Agnieszka Skrzypczak of Patpol examines two competing trademark decisions from different departments of the Polish Patent Office...

On 7 July 1960, Czech company Budejovicky Budvar filed an application to register the word ‘Budweiser’ as a trademark with the Polish Patent Office (PPO), in class 32 for “beer of all kind”. The mark was subsequently registered by the PPO and has been valid until now.

In turn, on 23 November 2000, another Czech company—Budějovicky Měštansky Pivovar—filed an application to register the word-figurative trademark ‘Budweiser Bürgerbrau’ in class 32, specifically for “beer and alcohol-free beer”.

The application was examined by the PPO’s trademark examination department. Prior to issuing a decision, the department examines whether the application fulfills statutory trademark requirements and whether any earlier similar or identical rights exist, particularly if they are for similar or identical goods or services.

Having examined the application for ‘Budweiser Bürgerbrau’, the department found that the mark was in conflict with any earlier registrations, including Budejovicky Budvar’s registration for ‘Budweiser’. It issued a decision granting trademark protection on 12 October 2005.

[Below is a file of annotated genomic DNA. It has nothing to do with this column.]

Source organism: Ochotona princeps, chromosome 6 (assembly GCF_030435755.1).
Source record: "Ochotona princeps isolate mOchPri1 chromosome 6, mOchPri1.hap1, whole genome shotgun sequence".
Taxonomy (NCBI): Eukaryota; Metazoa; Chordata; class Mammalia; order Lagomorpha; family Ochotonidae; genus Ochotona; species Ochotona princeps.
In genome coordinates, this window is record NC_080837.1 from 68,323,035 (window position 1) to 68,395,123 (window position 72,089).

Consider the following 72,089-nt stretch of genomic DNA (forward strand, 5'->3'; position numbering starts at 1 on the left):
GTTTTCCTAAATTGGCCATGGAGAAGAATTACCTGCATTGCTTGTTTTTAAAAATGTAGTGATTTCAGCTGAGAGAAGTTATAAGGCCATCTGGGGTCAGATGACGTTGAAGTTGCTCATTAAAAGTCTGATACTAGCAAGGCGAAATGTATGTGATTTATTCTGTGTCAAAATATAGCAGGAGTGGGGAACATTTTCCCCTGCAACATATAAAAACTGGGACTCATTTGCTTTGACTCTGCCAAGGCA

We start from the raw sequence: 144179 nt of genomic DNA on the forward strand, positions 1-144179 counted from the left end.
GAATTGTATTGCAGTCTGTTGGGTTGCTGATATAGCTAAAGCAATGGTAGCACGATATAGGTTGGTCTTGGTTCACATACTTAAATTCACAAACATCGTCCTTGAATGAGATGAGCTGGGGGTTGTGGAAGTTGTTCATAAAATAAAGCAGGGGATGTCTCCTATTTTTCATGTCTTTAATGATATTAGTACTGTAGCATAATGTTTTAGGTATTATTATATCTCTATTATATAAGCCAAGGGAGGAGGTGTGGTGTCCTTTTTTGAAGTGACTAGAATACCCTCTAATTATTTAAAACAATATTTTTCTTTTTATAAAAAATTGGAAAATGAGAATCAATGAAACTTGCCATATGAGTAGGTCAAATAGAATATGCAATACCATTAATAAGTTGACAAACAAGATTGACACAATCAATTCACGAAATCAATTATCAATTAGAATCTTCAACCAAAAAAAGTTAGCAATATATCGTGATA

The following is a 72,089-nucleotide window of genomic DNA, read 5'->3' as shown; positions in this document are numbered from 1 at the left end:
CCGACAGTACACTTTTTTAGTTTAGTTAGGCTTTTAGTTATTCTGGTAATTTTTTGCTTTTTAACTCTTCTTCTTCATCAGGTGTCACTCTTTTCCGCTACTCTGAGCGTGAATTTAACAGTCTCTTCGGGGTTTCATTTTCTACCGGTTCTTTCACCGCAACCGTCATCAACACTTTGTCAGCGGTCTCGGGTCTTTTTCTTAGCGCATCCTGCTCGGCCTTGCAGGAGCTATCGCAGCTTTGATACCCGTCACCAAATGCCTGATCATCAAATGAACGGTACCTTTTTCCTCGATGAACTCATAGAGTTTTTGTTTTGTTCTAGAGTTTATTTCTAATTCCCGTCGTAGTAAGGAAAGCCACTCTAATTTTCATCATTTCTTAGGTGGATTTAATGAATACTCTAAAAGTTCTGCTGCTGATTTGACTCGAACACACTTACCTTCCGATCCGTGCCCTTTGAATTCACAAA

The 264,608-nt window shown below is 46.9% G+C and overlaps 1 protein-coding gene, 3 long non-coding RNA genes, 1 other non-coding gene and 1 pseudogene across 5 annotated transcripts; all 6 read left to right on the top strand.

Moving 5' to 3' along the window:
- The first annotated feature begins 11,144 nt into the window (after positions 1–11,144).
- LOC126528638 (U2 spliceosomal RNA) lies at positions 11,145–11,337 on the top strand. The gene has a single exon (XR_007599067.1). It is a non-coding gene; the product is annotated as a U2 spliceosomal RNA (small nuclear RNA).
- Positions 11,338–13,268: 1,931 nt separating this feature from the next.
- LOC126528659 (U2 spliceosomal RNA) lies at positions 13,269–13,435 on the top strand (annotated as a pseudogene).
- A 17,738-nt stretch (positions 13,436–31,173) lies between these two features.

The decision to allow the registration of ‘Budweiser Bürgerbrau’ in 2005 was based on an assumption that the owners of both trademarks are Czech companies originating from the same geographical location, so they both have the right to use the word ‘Budweiser’ to indicate the designation of origin of the beer that they sell.

The trademark examination department also considered the fact that since 1967, Budějovicky Měštansky Pivovar (the applicant of the later mark) has had the right to use the indication ‘Budweiser’ as a designation of origin for its products on equal terms with the owner of the earlier registration—Budejovicky Budvar. This right was based on the relevant entry in the Czech and International Registers of the Designations of Origin. The right was also approved in Poland by virtue of the Constitution and the Treaty on Economic Cooperation between Poland and Czechoslovakia.

The owner of the earlier registration, Budejovicky Budvar, disagreed with the department’s decision and filed an opposition on 7 November 2006. The company based its claims on Article 9 of the Polish Law on Trademarks.

Budejovicky Budvar argued: “The trademark ‘Budweiser Bürgerbrau’ … is similar to the earlier trademark ‘Budweiser’ at all levels of perception, because of the same dominant word element ‘Budweiser’ appearing in both marks. The marks in question are destined for identical goods: beer. Therefore, there is a high risk that average consumers will be confused as to the origin of goods under the marks.”

Following an assessment and hearing, the PPO’s adjudicative department cancelled the ‘Budweiser Bürgerbrau’ trademark in class 32 on 2 February 2009. It said that the fact that ‘Budweiser’ is functioning as a geographical indication in the territory of the Czech Republic and Slovakia, and is perceived by average Czech or Slovak beer consumers as an indication of origin from Budejovice, does not mean that Polish consumers will also perceive the mark in the same way.